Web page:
Our seven weeks of counting up from Pesach to Shavuot are nearly at an end. Shavuot, the holiday upon which our Israelite ancestors received Torah at Sinai will arrive at sundown on Sunday, May 16th. One of the practices of the holiday is to stay up all night studying Torah, in preparation for the holiday. Our Israelite ancestors went through rigorous preparations before the thunderous light show of revelation at Sinai; so, too, are we invited to step outside of our usual patterns in preparation.
If you are reading this you are likely the parent of a small child, and staying up all night to study Torah, or even to do something more categorically fun, probably sounds like the worst thing ever.
Torah, as a concept, is far broader than the Five Books of Moses. Torah shares the same root letters as the verb L’hora, to teach. We teach our own Torah, our own lessons, our own insights, when we tell our stories. Just like the maggid (story telling) section of the Pesach seder, this holiday invites us to open up our repositories of learning. Have you shared your oldest memories with your children? Stories of how you learned big lessons, or small ones? Tales of adventure, or sorrow? Shavuot is an invitation to do just that and more. Maybe your family creates a “scroll,” of what this year has looked like and felt like. Or perhaps you recreate moments of your lives together in your imaginative play time.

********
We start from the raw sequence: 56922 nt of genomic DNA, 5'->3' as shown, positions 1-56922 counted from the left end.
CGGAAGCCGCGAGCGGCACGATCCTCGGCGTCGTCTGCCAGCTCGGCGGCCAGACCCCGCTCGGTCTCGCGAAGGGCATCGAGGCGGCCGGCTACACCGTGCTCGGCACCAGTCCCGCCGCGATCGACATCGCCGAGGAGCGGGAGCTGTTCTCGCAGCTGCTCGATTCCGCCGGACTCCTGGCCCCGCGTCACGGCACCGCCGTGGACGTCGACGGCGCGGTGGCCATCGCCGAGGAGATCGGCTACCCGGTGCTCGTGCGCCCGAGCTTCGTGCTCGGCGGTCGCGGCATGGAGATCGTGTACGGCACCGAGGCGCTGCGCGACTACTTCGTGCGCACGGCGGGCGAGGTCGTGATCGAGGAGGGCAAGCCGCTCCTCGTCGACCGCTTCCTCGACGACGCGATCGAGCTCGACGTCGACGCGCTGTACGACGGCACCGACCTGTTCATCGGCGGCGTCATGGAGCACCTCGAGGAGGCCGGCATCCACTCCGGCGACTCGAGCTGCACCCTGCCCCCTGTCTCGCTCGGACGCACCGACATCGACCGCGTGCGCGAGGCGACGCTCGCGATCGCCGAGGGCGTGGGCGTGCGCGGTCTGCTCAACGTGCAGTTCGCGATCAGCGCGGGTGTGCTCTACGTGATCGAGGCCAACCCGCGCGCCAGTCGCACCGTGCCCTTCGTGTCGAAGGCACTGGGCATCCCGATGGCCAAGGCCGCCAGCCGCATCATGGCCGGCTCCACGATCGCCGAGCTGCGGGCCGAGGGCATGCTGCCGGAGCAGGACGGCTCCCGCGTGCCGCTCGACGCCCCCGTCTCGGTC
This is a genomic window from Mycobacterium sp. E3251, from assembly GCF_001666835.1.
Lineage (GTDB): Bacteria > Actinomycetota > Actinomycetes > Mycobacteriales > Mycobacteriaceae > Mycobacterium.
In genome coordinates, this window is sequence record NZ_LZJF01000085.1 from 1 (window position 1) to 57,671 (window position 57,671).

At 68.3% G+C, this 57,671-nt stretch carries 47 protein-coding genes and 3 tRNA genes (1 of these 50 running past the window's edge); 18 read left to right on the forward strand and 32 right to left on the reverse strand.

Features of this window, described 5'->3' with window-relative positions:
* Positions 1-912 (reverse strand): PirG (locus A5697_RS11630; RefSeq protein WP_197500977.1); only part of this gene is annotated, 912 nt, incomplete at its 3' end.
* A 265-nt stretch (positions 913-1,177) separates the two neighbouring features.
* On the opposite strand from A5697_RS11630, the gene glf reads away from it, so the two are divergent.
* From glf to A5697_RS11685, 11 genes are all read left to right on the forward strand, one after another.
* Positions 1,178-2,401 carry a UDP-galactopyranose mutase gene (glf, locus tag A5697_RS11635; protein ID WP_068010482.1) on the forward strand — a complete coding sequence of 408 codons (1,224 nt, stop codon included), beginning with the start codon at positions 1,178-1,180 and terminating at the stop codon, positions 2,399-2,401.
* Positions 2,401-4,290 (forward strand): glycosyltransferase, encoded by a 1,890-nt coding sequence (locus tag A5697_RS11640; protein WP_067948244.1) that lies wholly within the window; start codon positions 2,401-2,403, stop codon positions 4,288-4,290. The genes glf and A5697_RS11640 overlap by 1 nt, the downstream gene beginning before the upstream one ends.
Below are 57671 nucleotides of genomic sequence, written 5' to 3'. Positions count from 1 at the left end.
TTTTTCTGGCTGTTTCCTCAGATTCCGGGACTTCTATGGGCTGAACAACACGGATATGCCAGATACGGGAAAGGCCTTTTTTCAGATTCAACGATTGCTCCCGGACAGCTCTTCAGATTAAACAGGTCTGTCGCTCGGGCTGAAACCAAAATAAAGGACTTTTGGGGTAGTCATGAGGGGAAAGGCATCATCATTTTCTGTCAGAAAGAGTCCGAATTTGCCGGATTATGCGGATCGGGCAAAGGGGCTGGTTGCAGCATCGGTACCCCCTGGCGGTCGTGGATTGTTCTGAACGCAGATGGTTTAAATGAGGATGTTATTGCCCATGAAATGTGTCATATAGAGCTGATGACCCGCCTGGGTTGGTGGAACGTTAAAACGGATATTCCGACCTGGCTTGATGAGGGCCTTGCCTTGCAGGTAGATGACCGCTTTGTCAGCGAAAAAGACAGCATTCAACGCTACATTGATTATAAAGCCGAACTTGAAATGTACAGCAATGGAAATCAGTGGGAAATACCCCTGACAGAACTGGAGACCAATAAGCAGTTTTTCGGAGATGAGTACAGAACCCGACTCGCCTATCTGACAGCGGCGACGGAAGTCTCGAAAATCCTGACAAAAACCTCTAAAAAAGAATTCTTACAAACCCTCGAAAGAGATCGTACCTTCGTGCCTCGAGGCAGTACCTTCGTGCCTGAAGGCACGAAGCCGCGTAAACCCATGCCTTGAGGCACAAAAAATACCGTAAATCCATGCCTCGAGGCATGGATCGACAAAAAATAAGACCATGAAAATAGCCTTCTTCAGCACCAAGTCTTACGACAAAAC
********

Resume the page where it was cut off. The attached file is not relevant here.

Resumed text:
Torah is yours, and nobody knows your children like you do, so there is no wrong way to do this. Share stories that you think will resonate. Let the spirit of revelation, that which is revealed, encourage your creativity in teaching your children about their roots; the ones they cannot see, and reminding them of the ones which they can.